Pervasive Lawlessness

I grew up at 537 N Hamilton Avenue, across the street from where seven people were murdered last night. My dad owns three adjacent properties on Hamilton (my inheritance), and I have lots of family still living there. This time last year Mel and I were living at 541 N Hamilton.

A crime like this has been a long time coming in that area. I don’t want to paint the entire Near Eastside with the same brush, but there are quite a few bad pockets over there. The 500 block of N Hamilton is one such area. There’s a pervasive lawlessness that gives it a Wild West feel. There are abandoned cars and houses, frequent fires, lots of pit bulls and Rotts, and late night street brawls. During the day, scores of men laze about with nothing to do. The crazies get crazier as the summer heat intensifies.

I’m not going to bother going into the sociological explanations of what’s wrong with our inner city neighborhoods. The Mayor and the City of Indianapolis need to use this crime as an opportunity to address the resolute helplessness that our inner city citizens face daily. This was not an isolated crime.



Filed under The way the world works

3 responses to “Pervasive Lawlessness

  1. Babe, how would you suggest the city begin to address the problems in that neighborhood? There are so many problems over there, it’s difficult to know where to begin.

    I guess establishing frequent neighborhood clean-ups and reaching out to the residents to help them form a neighborhood association would be a start.

    Another might be enforcing curfew laws and finding a way to get the teenagers breaking them into GED classes and job training programs.

  2. Nothing good ever comes of a crime of this nature to be certain but perhaps the visibility this particular crime is getting (you cannot have local station on right now who is not covering this full time) will prompt the city to pay more attention that area from a crime prevention and development standpoint. It just sucks that it takes something this horrific to (hopefully) motivate the city. I’ve been in Indy for nearly 11 years now so I was not here when this happened but I remember when I was in college in the mid-90’s hearing my college friends that were Indy residents talk about the terrible repeated carjacking-murder combos that were going on on College Ave. between south Broadripple and downtown and how the city finally took steps to try and help the residents of that area. To be sure there are some issues still in the stretch south of about 49th on down but take a drive in that area – lots of renovation, new commercial places for job opportunities, new and renovation in the residential buildings and a while I’m not suggesting we change to a police state there is a visible police presence in that area to discourage lawless behavior – there is an IPD substation at 42nd and College that I believe went in around that timeframe. Hopefully this terrible event can be a call to action for the city.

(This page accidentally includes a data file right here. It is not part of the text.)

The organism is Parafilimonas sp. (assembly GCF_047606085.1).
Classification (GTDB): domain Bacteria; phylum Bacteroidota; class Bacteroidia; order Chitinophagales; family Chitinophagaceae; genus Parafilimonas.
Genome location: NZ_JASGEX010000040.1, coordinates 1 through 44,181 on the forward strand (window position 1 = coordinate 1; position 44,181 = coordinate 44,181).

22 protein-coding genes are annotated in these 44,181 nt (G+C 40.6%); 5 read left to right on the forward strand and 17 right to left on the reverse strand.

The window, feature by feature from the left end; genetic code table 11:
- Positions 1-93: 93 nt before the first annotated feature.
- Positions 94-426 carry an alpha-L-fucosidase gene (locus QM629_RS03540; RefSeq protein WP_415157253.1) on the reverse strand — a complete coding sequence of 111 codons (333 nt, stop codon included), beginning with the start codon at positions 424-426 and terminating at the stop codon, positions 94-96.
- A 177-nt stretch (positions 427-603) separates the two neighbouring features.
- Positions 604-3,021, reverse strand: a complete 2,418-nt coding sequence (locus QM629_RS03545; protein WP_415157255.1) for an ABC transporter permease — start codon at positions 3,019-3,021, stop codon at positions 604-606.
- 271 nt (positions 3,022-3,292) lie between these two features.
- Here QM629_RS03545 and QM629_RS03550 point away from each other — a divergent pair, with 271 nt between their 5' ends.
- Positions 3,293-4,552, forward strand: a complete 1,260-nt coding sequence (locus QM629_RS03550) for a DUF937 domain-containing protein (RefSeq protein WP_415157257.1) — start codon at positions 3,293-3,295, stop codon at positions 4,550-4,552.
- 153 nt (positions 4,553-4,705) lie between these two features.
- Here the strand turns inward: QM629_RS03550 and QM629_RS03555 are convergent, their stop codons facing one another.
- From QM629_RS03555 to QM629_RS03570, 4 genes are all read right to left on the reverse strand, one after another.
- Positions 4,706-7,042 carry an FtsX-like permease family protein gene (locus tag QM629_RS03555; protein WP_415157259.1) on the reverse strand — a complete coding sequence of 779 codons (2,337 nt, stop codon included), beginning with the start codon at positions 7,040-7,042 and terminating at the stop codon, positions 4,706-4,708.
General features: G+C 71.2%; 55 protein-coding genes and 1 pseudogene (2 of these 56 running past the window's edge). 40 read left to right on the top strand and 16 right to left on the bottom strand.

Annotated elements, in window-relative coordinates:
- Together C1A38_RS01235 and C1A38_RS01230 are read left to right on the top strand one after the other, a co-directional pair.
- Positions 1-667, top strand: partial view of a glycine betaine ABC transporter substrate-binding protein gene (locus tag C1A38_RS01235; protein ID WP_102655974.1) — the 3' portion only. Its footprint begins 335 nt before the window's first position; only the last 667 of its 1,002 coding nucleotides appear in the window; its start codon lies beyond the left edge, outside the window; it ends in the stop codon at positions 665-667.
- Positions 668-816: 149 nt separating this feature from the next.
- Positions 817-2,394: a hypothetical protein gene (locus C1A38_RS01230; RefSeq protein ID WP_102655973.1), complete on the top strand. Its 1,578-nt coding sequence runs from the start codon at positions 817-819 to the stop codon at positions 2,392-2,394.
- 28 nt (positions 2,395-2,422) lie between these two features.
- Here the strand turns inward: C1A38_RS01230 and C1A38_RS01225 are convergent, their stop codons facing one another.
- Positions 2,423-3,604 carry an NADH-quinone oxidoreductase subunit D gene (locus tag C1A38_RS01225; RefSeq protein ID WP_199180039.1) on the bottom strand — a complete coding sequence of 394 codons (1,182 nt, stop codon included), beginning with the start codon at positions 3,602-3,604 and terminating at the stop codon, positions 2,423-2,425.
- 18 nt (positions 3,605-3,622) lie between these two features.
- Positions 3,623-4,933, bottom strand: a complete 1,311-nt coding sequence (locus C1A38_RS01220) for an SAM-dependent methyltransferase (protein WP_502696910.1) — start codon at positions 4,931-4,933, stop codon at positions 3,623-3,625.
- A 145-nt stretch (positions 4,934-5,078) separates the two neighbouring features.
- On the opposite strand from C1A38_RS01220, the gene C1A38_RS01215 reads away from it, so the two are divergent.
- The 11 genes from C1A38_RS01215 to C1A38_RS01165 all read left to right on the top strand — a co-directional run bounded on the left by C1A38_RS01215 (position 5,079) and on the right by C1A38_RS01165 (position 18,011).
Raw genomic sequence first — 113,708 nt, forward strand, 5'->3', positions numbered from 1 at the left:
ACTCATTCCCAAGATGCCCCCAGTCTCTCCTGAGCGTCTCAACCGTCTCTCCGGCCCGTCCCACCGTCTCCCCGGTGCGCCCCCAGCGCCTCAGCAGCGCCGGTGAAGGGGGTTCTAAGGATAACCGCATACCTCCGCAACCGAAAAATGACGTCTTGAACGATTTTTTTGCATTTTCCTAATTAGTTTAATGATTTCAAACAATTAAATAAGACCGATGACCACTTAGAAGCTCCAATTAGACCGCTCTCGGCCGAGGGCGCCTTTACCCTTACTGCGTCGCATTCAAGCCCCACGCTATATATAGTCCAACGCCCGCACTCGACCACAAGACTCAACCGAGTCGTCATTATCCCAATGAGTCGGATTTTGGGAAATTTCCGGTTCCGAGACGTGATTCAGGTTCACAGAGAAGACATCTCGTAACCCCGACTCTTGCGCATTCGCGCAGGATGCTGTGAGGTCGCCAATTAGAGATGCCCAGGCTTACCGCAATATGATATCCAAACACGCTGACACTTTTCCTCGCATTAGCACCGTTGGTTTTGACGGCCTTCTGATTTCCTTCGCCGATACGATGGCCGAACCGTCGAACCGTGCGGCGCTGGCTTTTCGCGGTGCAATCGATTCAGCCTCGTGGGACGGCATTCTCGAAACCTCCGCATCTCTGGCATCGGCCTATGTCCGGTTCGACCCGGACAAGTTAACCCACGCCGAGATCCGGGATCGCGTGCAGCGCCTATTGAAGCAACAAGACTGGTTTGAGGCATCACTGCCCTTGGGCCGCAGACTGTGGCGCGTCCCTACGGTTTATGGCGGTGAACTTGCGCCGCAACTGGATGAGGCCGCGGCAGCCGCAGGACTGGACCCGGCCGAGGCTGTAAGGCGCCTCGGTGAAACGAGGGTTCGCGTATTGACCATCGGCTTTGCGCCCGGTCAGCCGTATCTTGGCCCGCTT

3. I think the curfew idea is interesting. There’s been a boatload of cash flow through the area via Eastside Community Investments (ECI).

    I believe part of the problem is learned helplessness. The folks in these neighborhoods feel like they have no control. They just get beat down and beat out everywhere they turn, so they don’t know what it means to be good citizens and good neighbors. They’re just trying to survive.

    Even if we find some way to address the cognitive issues (what folks think about their role in the world), we have to create a sociological infrastructure that reinforces their positive cognitive experiences.

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